Ethanol is the Devil

Posted: June 6, 2011 in Rants
Tags: ,

Yeah, I said it.  Fuck Ethanol.  That stuff is a terrible terrible idea.  And I’m going to tell you why.

First off, ethanol is inefficient.  I’ll defeat the pro-ethanol efficiency argument right now – the argument for it is that the higher octane rating (about 104 octane for E85).  That’s all well and good if you’re running a car with extremely high compression, advanced timing, or lots of boost.  Unfortunately, most flex fuel vehicles don’t take advantage of this.  The reality is that ethanol has far less power than gasoline.

A gallon of E85 has an energy content of about 80,000 BTU, compared to gasoline’s 124,800 BTU, so you would need approximately 1.56 gallons of E85 to travel the same distance as you could on 1 gallon of gasoline, by the calculations.  The reality is that vehicles optimized for E85 don’t get quite as horrible fuel economy, but close.  The rule of thumb is that ethanol has about 70% of the fuel economy of normal gasoline.

But, you say, its cheaper than regular gas?  Really?  Not when you take into account the lower fuel economy.  In fact, recent testing indicated that running ethanol could result in costs that were 22.8% MORE than running gasoline, simply due to the fact that ethanol was cheaper, but not cheap enough to make up for its lack in energy content.

Now, you argue, so what – I’m willing to live with that just like some people are willing to pay a premium for a hybrid or electric car, even when the cost of purchase far exceeds the gas savings an average consumer would see.  There are further drawbacks.

First, its terrible for older vehicles.  Alcohol is a corrosive solvent; anything exposed to ethanol must be made of corrosion-resistant materials.  Now, E10 doesn’t seem to pose a huge problem to classic cars.  However, as ethanol content increases, so will the stress on parts that weren’t designed to run the fuel.  In fact, the Senate proposed a bill to switch from mandatory E10 up to E15.  Now, obviously, this was a push by the corn lobby as a way to get rid of their surplus ethanol which the consumer has clearly rejected.  In a free market, they would not need to mandate ethanol – we could simply have pumps that dispense E85, E10, E15, or pure gasoline in various grades and let the marketplace speak – in reality, the marketplace has spoken an uniformly rejected E85, and I suspect that the marketplace would overwhelmingly choose pure gasoline over E10 (which has resulted in diminished fuel economy even as we legislate improved fuel economy).  If E15 becomes a reality, the collector car enthusiast will be required to replace their fuel filter, fuel lines, carbs, and potentially even upgrade their fuel system to pump more fuel so that the car can receive enough energy, due to the diminished power of ethanol infused fuels.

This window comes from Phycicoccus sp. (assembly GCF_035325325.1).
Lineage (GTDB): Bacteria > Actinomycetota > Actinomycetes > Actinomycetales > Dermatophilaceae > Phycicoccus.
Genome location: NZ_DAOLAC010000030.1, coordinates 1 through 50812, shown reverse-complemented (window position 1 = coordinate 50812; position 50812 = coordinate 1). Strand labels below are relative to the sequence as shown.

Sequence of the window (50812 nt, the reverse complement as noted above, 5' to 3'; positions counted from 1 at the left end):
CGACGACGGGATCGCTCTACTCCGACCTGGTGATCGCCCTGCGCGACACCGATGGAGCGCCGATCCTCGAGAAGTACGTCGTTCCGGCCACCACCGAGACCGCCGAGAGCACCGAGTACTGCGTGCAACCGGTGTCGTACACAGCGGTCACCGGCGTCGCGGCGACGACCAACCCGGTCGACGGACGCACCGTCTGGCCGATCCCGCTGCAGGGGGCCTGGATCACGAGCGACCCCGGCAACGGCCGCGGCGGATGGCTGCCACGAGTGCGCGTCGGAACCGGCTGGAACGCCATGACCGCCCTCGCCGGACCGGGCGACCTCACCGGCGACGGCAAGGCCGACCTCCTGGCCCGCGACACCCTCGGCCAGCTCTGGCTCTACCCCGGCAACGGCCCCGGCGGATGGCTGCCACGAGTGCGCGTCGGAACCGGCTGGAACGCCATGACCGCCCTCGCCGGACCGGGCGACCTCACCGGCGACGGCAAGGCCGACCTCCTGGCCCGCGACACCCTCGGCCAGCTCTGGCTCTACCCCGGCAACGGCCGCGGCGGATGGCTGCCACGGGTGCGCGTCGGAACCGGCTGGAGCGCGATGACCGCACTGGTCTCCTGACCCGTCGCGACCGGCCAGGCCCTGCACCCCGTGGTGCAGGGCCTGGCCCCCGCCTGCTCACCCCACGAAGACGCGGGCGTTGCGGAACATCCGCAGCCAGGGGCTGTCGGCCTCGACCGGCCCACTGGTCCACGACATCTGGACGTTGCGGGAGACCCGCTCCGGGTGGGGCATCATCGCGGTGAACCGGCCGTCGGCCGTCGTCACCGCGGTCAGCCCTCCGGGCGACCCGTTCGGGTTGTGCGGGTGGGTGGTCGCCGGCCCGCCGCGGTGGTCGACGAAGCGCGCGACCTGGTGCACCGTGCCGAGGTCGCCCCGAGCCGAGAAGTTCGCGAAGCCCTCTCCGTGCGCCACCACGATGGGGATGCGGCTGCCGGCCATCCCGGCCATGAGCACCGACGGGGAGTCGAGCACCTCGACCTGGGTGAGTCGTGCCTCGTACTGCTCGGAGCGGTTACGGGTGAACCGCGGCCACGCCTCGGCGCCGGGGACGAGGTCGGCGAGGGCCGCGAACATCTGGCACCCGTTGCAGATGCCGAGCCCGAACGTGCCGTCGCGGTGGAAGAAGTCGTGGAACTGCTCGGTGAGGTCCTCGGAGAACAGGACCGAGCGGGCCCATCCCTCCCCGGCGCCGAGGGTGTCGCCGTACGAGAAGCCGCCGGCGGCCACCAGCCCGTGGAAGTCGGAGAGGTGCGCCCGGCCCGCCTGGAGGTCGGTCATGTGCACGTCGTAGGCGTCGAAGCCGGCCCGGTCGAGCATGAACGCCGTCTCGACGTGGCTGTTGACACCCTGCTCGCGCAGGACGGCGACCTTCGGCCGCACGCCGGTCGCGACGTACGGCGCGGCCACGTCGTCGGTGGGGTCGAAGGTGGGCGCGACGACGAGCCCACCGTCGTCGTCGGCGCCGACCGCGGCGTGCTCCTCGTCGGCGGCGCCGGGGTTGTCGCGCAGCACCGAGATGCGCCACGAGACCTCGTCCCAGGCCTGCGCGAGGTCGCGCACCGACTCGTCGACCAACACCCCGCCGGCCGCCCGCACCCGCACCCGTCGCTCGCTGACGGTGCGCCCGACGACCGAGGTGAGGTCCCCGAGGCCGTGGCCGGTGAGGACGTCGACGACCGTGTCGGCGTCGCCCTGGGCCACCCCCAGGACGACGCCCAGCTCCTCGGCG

Furthermore, ethanol is terrible for the environment.  Growing corn is an intensive process that requires pesticides, fertilizer, heavy equipment and transport.  Any of the clean air/carbon savings are getting eaten up in this process, even if it is reducing dependence on foreign oil.  Commercial Farming accounts for 18% of all greenhouse gas emissions, and 41% of that is directly attributed to agricultural production.   One just needs to take a look at the dead zone at the end of the Mississippi River Delta Dead Zone to see the effects of industrialized farming run off on the environment.

Satellite image of the northern Gulf of Mexico/Mississippi Delta showing hypoxic coastal water (light blue). This color change is due to excessive nutrients being washed into the sea.

Finally, ecological devastation aside, ethanol production has had a significant impact on food prices.  First, think about crop displacement.  A single acre of corn has the potential to produce 300 gallons of ethanol per growing season. So, in order to replace a small percentage of petroleum product usage, American farmers would need to dedicate more than 675 million acres, (over 70 percent) of the nation’s 938 million acres of farmland, to growing feedstock.  Second, the reality is here – 24% of the United States corn crop is mandated to go to the production of Ethanol (no doubt a result of politicians rewarding support from their constituents).  The result?  Corn prices have almost doubled, from $3.49 a bushel in July 2010 to $6.10 in January 2011.

So there, I said it.  I’d rather have dependence on foreign oil.  Even if the US only gets 48% of its oil from foreign sources.  Until a real, viable alternative energy source exists I’ll take the lesser of two evils.

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Comments
  1. Eric says: